In terms of the engines, a relatively small 1.2-litre petrol engine that develops 108bhp has proven to be a good seller. It’s a bit noisy when pushed hard, but feels at home on the motorway.
However, it’s the 2.0-litre diesel engine that proves to be the real champion when driving the Yeti Outdoor on a full load. Available in either 109 or 148bhp, it’s an affordable enough engine. That said, only the latter can be paired up with four-wheel-drive, and doing so bumps up running costs.
To keep costs down, you’ll need to go for either the petrol or the 109bhp 2.0-litre diesel. With two-wheel-drive, they both emit less than 130g/km of CO2. The diesel, meanwhile, averages 60.5mpg economy, which is impressive for this class. Opt for the four-wheel-drive 148bhp diesel, and economy drops to 55.4mpg.
Inside, the Skoda Yeti Outdoor is comfortable and spacious. Build quality is good, with the materials looking durable enough to deal with whatever your family can throw at them.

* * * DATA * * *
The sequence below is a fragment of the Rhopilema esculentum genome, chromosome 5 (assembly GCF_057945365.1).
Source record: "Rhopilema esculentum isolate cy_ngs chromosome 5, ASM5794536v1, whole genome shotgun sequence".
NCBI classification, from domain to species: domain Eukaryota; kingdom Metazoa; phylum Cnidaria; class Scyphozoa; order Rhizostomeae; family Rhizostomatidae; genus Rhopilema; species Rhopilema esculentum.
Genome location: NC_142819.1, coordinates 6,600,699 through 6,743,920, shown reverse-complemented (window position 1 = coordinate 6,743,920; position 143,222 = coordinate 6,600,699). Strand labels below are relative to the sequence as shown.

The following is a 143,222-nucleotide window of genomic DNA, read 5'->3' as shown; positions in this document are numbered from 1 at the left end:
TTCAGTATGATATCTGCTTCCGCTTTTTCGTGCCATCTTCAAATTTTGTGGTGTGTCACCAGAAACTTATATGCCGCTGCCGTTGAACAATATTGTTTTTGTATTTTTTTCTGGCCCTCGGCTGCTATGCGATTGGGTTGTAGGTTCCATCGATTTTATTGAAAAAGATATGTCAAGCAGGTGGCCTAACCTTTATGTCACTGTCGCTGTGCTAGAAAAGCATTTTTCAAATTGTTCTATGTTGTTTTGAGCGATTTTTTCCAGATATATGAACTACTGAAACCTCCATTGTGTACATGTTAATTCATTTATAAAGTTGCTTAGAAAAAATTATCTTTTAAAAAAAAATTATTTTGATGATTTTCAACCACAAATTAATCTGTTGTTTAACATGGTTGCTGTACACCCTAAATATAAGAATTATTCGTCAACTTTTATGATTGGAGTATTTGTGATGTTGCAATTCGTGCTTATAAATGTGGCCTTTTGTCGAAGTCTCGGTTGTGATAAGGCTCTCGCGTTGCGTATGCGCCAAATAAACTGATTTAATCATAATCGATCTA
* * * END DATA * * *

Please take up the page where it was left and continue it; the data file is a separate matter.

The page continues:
The dash is similar to the one in the VW Passat. This means the dials and buttons are clear and well-placed, and everything feels solid to touch. A 5” touchscreen infotainment system is standard on entry-level models, as is air conditioning and remote control central locking.
However, what really ensures the Skoda stands out is its practicality. Its boxy shape might not be the most attractive, but it provides wide dimensions and lots of interior versatility. The windows are big and wide, the driving position is high, and there are storage spaces literally everywhere.
Leg and headroom are good all-around, with the only person losing out being the one sat in the middle. Yes, a transmission tunnel is in the way.
The boot, meanwhile, measures 416-litres. In isolation, that’s good. But it’s miles off the Nissan.
Skoda – £16,965 +